The Mandala



                Moons of Uranus

                Uranus, the seventh planet of the Solar System, has at least 27 moons, most of which are named after characters that appear in, or are mentioned in, the works of William Shakespeare and Alexander Pope. Uranus's moons are divided into three groups: thirteen inner moons, five major moons, and nine irregular moons. The inner and major moons all have prograde orbits, while orbits of the irregulars are mostly retrograde.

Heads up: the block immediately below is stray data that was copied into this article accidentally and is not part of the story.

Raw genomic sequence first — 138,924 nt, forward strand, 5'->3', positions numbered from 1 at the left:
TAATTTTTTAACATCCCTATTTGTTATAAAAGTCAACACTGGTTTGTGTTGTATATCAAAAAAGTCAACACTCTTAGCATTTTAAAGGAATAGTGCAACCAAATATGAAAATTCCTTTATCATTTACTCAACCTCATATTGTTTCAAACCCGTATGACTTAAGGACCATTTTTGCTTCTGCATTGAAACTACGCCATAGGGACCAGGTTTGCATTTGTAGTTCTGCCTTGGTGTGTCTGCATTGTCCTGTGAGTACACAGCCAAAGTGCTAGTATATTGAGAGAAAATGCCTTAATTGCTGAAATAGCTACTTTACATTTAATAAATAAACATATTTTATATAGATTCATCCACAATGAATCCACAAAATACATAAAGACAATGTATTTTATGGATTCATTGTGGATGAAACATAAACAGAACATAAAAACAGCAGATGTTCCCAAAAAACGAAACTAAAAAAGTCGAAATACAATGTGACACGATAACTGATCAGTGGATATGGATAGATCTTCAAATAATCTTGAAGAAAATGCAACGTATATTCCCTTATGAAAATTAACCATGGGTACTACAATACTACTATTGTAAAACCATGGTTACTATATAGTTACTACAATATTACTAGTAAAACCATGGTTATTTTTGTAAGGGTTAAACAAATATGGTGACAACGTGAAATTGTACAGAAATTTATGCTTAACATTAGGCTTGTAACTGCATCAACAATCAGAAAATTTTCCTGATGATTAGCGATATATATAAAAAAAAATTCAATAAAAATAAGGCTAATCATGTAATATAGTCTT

The inner moons are small dark bodies that share common properties and origins with Uranus's rings. The five major moons are ellipsoidal, indicating that they reached hydrostatic equilibrium at some point in their past (and may still be in equilibrium), and four of them show signs of internally driven processes such as canyon formation and volcanism on their surfaces. The largest of these five, Titania, is 1,578 km in diameter and the eighth-largest moon in the Solar System, about one-twentieth the mass of the Earth's Moon. The orbits of the regular moons are nearly coplanar with Uranus's equator, which is tilted 97.77° to its orbit. Uranus's irregular moons have elliptical and strongly inclined (mostly retrograde) orbits at large distances from the planet.William Herschel discovered the first two moons, Titania and Oberon, in 1787. The other three ellipsoidal moons were discovered in 1851 by William Lassell (Ariel and Umbriel) and in 1948 by Gerard Kuiper (Miranda). These five may be in hydrostatic equilibrium, and so would be considered dwarf planets if they were in direct orbit about the Sun. The remaining moons were discovered after 1985, either during the Voyager 2 flyby mission or with the aid of advanced Earth-based telescopes.


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